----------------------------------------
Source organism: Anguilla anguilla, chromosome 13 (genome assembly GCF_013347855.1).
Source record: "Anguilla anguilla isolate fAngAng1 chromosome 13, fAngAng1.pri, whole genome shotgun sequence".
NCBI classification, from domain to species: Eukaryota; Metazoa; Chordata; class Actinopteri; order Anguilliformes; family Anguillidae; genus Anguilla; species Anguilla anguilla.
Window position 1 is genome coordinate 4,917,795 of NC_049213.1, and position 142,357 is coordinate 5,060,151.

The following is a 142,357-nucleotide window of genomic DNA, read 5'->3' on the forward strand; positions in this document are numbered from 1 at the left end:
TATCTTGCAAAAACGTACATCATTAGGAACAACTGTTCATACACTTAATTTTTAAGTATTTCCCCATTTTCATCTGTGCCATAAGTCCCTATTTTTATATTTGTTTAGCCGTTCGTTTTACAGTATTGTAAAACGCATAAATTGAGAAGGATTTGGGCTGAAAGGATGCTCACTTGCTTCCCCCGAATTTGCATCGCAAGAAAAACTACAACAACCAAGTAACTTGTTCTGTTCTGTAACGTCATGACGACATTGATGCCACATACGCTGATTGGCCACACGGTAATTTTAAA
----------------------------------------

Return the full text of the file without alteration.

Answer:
Source organism: Anguilla anguilla, chromosome 13 (genome assembly GCF_013347855.1).
Source record: "Anguilla anguilla isolate fAngAng1 chromosome 13, fAngAng1.pri, whole genome shotgun sequence".
NCBI classification, from domain to species: Eukaryota; Metazoa; Chordata; class Actinopteri; order Anguilliformes; family Anguillidae; genus Anguilla; species Anguilla anguilla.
Window position 1 is genome coordinate 4,917,795 of NC_049213.1, and position 142,357 is coordinate 5,060,151.

The following is a 142,357-nucleotide window of genomic DNA, read 5'->3' on the forward strand; positions in this document are numbered from 1 at the left end:
TATCTTGCAAAAACGTACATCATTAGGAACAACTGTTCATACACTTAATTTTTAAGTATTTCCCCATTTTCATCTGTGCCATAAGTCCCTATTTTTATATTTGTTTAGCCGTTCGTTTTACAGTATTGTAAAACGCATAAATTGAGAAGGATTTGGGCTGAAAGGATGCTCACTTGCTTCCCCCGAATTTGCATCGCAAGAAAAACTACAACAACCAAGTAACTTGTTCTGTTCTGTAACGTCATGACGACATTGATGCCACATACGCTGATTGGCCACACGGTAATTTTAAA